Let’s remind 2 tips that are as old as the world in FileMaker, but that we still use every day:

Sort an external table on one or more fields of other occurrences

Let's take a simple example, your database has 3 tables, schools, classes and students. At the relational level, students belong to a school and a class, and classes belong to a school. Which gives us the following relationships graph:

Graphe de liens FMP

On a model based on the table occurrence A01Schools we display all the students in our school record, we use an external table based on the occurrence A01_Students:


The elements are not very well organized and we would like to sort the students by class and then by their name. Problem: the name filed of the class which we want to use for sorting is not present in our Students table but in the Classes table. What This prevents us from selecting this item for sorting:
     


There is a very simple solution: All you need to do is to modify the table occurrence of the external table by the linked occurrence which contains the field on which you want to apply a sort, add this item to the sort of the external table then put the correct occurrence of table on the external table:

photo 5  photo 6  photo 7

Then we add the other filed on which we want to sort and here is the result:

photo 8  photo 9


Be careful though, this trick is very practical but it can nevertheless have a drawback. Sorting on a related field requires more resources from FileMaker, which can slow down sorting when sorting a large amount number of records… So, use it sparingly!

Format Datas with List() function

A problem we've all been faced with, formatting data when at least one element of the calculation is empty. We will base our example on formatting a postal address.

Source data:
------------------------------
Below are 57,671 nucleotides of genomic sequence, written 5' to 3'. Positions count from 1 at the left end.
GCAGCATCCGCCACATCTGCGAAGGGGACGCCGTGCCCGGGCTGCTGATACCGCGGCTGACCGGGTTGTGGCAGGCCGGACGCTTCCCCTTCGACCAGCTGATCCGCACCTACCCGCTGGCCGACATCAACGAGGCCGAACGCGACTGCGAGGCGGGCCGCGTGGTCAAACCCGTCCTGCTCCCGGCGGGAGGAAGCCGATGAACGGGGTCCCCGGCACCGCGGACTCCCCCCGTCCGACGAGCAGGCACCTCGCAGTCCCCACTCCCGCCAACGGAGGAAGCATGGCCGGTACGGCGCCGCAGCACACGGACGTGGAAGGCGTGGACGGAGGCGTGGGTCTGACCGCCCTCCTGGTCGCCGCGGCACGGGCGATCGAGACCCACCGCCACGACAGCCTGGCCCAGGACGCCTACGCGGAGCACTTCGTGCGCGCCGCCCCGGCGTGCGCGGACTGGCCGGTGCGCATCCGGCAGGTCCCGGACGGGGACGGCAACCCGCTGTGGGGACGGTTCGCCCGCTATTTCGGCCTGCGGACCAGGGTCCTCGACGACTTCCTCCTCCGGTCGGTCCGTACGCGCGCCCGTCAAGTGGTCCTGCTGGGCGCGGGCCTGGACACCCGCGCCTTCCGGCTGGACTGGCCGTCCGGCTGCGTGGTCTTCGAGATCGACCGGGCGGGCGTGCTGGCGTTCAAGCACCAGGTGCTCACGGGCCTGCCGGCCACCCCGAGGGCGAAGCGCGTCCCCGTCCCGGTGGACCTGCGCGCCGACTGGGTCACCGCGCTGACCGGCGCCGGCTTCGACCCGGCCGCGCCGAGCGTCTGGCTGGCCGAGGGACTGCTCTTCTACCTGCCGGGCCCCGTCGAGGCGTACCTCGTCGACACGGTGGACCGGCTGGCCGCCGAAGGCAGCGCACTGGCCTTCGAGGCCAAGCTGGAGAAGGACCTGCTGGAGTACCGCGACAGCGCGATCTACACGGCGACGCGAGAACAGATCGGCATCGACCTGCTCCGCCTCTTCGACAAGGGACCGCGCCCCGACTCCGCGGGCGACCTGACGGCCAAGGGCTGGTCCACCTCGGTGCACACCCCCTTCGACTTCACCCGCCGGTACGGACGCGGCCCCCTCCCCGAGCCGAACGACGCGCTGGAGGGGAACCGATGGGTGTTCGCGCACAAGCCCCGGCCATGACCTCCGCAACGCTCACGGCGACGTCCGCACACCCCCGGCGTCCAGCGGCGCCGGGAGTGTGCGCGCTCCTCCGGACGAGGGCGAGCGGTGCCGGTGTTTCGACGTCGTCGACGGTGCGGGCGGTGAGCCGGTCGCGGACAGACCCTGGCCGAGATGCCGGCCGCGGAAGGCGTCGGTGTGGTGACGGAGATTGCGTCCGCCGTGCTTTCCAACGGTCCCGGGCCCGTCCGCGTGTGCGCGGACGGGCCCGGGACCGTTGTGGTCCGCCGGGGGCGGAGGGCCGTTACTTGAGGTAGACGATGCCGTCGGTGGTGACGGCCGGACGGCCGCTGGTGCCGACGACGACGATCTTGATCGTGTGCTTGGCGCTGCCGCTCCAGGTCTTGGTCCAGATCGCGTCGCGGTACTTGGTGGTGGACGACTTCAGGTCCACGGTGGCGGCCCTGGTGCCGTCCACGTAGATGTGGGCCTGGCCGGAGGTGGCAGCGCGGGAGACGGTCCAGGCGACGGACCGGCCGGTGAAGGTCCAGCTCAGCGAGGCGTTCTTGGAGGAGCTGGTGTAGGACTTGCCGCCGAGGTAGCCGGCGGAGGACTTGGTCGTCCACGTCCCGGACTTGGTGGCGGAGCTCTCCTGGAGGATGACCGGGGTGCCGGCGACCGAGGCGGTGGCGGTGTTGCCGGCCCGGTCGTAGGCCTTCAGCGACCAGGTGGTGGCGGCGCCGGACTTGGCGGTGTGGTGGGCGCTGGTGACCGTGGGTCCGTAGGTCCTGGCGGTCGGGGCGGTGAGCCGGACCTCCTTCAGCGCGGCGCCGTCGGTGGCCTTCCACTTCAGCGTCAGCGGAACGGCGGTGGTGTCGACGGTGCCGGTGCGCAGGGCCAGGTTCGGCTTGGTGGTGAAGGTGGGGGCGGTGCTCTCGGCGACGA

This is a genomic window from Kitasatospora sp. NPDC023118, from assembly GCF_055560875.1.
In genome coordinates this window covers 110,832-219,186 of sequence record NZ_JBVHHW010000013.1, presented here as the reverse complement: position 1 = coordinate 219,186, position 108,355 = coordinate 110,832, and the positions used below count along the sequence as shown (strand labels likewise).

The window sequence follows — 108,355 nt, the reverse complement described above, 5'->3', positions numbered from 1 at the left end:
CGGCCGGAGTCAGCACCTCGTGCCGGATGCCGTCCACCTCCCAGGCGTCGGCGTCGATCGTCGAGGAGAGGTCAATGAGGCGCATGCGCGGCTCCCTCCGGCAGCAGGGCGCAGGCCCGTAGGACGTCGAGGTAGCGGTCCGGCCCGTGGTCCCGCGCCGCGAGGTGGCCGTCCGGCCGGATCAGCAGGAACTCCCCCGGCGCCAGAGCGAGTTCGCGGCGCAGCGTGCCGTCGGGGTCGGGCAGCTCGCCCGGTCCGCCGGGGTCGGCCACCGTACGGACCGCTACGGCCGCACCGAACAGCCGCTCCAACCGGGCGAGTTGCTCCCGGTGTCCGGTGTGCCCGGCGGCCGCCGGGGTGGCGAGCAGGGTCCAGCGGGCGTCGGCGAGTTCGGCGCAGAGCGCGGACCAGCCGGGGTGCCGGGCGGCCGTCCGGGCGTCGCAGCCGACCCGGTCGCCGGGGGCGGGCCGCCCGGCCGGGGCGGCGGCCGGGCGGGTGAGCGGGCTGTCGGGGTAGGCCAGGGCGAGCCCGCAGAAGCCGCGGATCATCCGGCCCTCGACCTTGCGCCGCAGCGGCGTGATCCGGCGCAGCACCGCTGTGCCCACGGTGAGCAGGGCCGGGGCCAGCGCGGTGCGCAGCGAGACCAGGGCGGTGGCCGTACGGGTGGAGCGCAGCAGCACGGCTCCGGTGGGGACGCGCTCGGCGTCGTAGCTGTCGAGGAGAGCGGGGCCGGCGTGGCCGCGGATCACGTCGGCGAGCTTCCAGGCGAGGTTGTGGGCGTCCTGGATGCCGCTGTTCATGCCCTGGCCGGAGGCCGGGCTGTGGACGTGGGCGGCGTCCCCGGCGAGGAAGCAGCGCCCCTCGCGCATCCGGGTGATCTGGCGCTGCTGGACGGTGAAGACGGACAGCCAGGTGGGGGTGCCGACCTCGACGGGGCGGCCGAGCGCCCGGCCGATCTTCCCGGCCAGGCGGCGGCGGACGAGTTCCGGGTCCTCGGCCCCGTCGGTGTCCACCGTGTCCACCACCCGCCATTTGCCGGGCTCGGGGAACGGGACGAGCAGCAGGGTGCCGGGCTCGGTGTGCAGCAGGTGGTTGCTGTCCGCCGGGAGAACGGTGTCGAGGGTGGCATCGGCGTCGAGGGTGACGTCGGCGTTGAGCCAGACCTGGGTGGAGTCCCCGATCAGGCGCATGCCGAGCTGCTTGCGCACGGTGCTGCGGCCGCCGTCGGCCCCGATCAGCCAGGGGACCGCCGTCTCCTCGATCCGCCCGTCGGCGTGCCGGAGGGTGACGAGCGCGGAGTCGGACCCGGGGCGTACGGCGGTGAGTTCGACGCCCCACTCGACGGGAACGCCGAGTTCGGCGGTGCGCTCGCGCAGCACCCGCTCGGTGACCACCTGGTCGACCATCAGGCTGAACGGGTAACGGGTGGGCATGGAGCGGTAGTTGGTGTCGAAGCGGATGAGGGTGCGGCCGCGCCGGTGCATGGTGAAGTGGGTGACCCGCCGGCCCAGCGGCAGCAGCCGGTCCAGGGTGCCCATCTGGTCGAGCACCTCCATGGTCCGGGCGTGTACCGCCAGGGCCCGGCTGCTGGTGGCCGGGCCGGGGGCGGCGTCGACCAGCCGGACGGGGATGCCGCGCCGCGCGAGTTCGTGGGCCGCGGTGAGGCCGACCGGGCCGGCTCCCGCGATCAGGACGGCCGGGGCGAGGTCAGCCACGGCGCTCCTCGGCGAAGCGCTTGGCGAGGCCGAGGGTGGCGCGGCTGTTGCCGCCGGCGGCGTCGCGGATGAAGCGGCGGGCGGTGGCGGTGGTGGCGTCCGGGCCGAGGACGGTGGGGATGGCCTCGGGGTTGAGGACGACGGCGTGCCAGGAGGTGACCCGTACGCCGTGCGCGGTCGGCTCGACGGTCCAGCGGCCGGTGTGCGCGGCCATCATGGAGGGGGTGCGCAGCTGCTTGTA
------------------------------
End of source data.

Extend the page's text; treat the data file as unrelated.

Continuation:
Here is what the basic calculation would be:

Street_1 & "¶" &
Street_2 & "¶" &
Street_3 & "¶" &
ZipCode & "-" & City & "¶" &
Country

The problem that very often arises is that the fields Street2 and Street3 are very often empty. We can therefore end up with this type of result:

17 rue Porte de Montpellier

34150 - Aniane
France

Or

17 rue Porte de Montpellier

Appartement 3
34150 - Aniane
France

A first solution would be to test the fields content in all headings to cover all cases:

Case (not empty (Street1); Street1 & "¶"; "") &
Case (not empty (Street2); Street2 & "¶"; "") &
Case (not empty (Street3); Street3 & "¶"; "") &
Case (not empty (ZipCode); ZipCode; "") &
Case (not isempty (ZipCode) AND not isempty (City); "-"; "") &
Case (not empty (City); City; "") &
Case (not isempty (ZipCode) OR not isempty (City); "¶"; "") &
Case (not empty (Country); Country; "")

Without debate this kind of calculation seems grotesque for a simple address.

This is where the List () function comes in. This function literally creates a list of items separated by a line break based on the presence of data in its parameters.

Our very simplified calculation would start by taking this form:

List (Street1 ; Street2 ; Street_3 ; ZipCode "-" City ; Country)

Now we just have to deal with the case ZipCode "-" City, which is nothing more or less than a list of ZipCode and City separated by "-" rather than by what we get with a Substitute:

Substitute (List (ZipCode ; City) ; "¶"; "-")

Here is our final result:

List (
Street_1;
Street_2;
Street_3;
Substitute (List (ZipCode; City); "¶"; "-");
Country
)

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